Category Archives: Plants

Used To Be Wild Flowers

Tulips (photo from Wikimedia Commons)

We often forget that garden flowers were originally wildflowers. This is easy to do with tulips because they look so perfect and don’t match any of our wildflowers.

Tulips (Tulipa sp.) are members of the Lily family (Liliaceae) originally from southern Europe and Central Asia. Their nearest relatives are three wildflower genera, shown in the slideshow below.

  • Erythronium: The leaves are the right shape but the flower faces down. This is the genus of our trout lilies.
  • Amana: The flower looks like a tiny white tulip but the leaves are too narrow.
  • Gagea: This mostly Asian genus has thin leaves and more open flowers, least like a tulip.
  • Erythronium caucasicum, native to central Caucasus and North Iran (photo from Wikimedia Commons)

None of the tulips’ wild relatives look exactly like a tulip because they’ve been cultivated and crossbred since the 10th century in Persia. In the 1500s, Europeans visiting the Ottoman Empire saw garden tulips and were so impressed that they brought them home. Everyone fell in love with them.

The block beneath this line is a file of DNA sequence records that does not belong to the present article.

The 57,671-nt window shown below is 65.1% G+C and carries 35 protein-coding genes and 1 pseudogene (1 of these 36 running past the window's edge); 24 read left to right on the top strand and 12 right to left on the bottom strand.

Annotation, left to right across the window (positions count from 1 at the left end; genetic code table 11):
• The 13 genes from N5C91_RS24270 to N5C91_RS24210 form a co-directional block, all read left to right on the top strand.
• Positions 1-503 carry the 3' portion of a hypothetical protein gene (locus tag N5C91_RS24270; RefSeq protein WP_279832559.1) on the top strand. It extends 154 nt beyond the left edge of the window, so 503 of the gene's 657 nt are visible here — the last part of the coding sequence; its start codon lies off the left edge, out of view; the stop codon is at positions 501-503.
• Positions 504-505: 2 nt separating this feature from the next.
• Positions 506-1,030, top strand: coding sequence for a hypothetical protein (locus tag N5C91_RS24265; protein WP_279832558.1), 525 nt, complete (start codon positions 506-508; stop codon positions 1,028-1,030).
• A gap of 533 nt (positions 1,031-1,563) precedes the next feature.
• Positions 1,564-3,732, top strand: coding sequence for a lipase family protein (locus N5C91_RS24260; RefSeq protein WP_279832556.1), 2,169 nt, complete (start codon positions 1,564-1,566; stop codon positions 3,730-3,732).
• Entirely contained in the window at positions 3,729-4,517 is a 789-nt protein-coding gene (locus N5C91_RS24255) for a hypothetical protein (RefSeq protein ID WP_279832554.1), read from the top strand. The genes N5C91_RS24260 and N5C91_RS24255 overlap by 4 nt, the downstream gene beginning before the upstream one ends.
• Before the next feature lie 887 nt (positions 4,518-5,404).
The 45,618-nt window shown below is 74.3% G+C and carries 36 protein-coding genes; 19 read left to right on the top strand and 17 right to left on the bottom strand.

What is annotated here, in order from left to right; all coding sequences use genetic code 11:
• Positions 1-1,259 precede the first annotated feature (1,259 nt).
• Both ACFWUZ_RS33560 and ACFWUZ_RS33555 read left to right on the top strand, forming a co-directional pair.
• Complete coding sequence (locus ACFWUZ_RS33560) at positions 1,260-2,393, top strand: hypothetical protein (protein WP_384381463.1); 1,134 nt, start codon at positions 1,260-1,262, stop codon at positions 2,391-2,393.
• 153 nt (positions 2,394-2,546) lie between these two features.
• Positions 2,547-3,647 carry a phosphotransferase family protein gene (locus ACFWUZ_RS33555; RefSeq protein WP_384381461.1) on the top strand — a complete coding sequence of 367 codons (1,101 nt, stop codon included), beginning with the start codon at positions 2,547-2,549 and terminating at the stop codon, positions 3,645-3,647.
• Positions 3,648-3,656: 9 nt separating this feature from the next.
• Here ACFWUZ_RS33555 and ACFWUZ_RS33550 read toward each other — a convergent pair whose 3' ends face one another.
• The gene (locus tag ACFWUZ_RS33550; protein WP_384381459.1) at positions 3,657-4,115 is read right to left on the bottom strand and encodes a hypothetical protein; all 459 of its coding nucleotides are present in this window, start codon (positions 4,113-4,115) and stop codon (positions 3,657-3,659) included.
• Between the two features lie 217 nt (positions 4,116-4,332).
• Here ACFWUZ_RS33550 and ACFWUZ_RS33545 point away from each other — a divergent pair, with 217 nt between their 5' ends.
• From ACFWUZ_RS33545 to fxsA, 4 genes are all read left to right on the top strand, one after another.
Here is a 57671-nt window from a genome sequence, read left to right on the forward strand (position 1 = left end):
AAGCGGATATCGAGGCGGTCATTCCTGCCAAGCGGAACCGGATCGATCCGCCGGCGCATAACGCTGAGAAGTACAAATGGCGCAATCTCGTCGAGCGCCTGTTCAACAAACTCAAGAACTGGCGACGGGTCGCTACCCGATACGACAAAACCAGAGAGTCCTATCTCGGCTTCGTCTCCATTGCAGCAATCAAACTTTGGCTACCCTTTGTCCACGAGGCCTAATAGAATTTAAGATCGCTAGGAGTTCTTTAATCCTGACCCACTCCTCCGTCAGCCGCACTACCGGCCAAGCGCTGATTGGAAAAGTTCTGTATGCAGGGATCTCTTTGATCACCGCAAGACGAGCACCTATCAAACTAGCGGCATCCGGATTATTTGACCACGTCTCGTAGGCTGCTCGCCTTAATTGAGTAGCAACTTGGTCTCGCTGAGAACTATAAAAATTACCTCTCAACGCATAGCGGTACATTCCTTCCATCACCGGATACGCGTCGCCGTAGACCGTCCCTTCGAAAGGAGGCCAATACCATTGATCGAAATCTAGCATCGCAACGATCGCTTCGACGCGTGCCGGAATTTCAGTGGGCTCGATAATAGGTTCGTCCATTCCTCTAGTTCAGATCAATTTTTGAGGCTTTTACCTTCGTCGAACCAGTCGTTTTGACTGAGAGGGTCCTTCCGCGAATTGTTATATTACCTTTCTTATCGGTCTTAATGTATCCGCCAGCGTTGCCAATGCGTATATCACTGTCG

By the 1600s tulips were a luxury item, The Netherlands was the main tulip-producing nation, and the most prized tulips were those with a color “break” of two or more colors, often striped as shown below. (Ironically the “break” was caused by a virus that damaged the tulip.)

The Semper Augustus Tulip, the most expensive tulip sold during Tulip Mania (image from Wikimedia Commons)

In the 1630s the Netherlands developed a futures market on tulip bulbs and set the stage for Tulip Mania, a period of wild speculation in 1636-1637. At the height of Tulip Mania the top price paid for a coveted tulip rose to 10 times the annual income of a skilled craftsman. It’s hard to translate that into today’s dollars, but my guess is $500,000 to $1 million for a single tulip bulb.

The mania ended abruptly when the market collapsed in February 1637.